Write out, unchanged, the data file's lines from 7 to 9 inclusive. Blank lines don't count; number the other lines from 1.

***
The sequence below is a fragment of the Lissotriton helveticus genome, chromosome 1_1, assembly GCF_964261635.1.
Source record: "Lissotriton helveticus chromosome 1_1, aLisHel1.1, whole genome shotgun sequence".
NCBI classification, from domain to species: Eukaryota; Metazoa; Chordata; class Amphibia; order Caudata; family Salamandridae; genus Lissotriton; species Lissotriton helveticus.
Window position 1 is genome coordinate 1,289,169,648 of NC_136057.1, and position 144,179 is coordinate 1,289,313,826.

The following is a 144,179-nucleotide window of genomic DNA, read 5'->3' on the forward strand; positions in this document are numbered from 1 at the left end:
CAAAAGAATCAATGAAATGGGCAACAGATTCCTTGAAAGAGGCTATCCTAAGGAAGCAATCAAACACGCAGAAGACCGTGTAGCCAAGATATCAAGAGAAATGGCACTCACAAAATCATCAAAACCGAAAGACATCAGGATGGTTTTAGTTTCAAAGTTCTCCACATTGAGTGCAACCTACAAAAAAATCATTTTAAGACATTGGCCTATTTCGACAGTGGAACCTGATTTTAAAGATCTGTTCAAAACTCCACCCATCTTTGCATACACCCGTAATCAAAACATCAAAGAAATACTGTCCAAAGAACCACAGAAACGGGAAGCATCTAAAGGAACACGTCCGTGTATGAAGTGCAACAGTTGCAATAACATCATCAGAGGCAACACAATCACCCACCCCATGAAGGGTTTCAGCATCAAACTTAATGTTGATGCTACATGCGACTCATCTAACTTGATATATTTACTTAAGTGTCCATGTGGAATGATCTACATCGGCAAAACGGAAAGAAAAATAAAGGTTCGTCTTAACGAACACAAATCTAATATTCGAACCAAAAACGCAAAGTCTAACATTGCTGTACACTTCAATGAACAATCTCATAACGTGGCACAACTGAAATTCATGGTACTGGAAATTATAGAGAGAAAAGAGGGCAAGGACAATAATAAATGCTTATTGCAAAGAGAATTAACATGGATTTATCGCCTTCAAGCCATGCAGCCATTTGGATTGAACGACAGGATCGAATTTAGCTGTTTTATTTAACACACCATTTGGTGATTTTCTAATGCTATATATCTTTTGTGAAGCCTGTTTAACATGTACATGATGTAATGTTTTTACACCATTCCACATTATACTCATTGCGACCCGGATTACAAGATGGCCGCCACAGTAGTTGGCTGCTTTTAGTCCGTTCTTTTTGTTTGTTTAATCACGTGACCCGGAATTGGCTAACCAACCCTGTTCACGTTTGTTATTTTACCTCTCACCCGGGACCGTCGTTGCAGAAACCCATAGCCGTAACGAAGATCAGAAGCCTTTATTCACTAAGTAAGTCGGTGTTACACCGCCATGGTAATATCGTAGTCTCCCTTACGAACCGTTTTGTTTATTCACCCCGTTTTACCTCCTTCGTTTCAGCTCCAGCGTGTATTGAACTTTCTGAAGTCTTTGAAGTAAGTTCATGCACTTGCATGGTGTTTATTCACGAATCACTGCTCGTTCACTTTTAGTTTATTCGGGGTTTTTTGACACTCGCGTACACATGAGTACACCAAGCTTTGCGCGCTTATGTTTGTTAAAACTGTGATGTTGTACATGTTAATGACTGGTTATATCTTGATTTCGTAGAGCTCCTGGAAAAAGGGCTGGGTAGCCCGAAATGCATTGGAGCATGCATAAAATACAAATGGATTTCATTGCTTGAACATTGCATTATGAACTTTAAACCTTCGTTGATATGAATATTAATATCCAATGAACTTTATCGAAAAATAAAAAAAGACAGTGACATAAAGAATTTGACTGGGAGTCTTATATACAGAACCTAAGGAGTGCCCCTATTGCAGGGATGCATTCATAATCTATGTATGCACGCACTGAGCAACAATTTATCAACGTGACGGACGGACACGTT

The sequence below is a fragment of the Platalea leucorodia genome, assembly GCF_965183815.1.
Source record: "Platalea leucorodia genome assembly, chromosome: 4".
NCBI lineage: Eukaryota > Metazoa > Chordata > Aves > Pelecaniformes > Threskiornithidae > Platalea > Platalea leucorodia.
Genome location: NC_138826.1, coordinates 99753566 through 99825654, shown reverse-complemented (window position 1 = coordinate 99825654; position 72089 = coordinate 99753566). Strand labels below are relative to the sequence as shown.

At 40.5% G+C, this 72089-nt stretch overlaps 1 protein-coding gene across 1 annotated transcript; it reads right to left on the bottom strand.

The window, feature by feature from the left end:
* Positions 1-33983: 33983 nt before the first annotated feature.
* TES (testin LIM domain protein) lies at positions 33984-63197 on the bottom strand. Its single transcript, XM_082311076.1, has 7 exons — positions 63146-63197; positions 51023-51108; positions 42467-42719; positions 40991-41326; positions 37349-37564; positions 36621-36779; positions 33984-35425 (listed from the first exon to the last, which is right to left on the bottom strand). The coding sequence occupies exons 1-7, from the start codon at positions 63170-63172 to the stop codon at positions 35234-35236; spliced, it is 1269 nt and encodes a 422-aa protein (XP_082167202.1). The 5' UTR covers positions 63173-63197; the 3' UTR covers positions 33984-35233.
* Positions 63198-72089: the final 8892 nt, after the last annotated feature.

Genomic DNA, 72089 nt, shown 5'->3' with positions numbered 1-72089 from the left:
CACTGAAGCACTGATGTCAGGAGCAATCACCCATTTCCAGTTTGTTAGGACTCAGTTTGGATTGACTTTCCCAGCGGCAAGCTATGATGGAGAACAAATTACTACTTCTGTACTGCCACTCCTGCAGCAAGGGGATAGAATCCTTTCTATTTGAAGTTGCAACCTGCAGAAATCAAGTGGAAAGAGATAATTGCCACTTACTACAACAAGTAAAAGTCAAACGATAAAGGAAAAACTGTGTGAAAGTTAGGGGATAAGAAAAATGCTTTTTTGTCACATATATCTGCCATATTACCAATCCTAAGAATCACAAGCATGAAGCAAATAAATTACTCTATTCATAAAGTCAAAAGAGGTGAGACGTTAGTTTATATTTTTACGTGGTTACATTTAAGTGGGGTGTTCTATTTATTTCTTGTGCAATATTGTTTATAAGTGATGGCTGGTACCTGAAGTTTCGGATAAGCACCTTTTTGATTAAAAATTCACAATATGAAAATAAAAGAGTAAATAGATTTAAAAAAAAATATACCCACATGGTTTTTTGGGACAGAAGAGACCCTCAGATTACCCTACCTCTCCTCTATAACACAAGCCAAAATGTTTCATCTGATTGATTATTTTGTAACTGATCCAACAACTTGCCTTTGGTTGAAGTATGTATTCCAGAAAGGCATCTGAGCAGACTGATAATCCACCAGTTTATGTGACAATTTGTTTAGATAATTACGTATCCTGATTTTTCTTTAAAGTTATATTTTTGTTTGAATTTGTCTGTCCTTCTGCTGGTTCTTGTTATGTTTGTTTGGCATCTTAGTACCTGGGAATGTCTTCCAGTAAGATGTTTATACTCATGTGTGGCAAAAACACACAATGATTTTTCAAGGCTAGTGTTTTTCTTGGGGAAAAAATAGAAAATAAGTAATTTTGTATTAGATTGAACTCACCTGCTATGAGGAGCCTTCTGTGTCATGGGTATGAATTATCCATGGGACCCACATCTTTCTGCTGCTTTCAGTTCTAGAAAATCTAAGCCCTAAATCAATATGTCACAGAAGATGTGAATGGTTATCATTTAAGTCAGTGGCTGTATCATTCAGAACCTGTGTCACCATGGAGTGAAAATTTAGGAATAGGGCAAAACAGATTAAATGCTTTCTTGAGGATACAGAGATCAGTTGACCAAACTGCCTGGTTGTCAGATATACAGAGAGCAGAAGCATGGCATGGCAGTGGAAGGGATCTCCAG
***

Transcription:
The sequence below is a fragment of the Platalea leucorodia genome, assembly GCF_965183815.1.
Source record: "Platalea leucorodia genome assembly, chromosome: 4".
NCBI lineage: Eukaryota > Metazoa > Chordata > Aves > Pelecaniformes > Threskiornithidae > Platalea > Platalea leucorodia.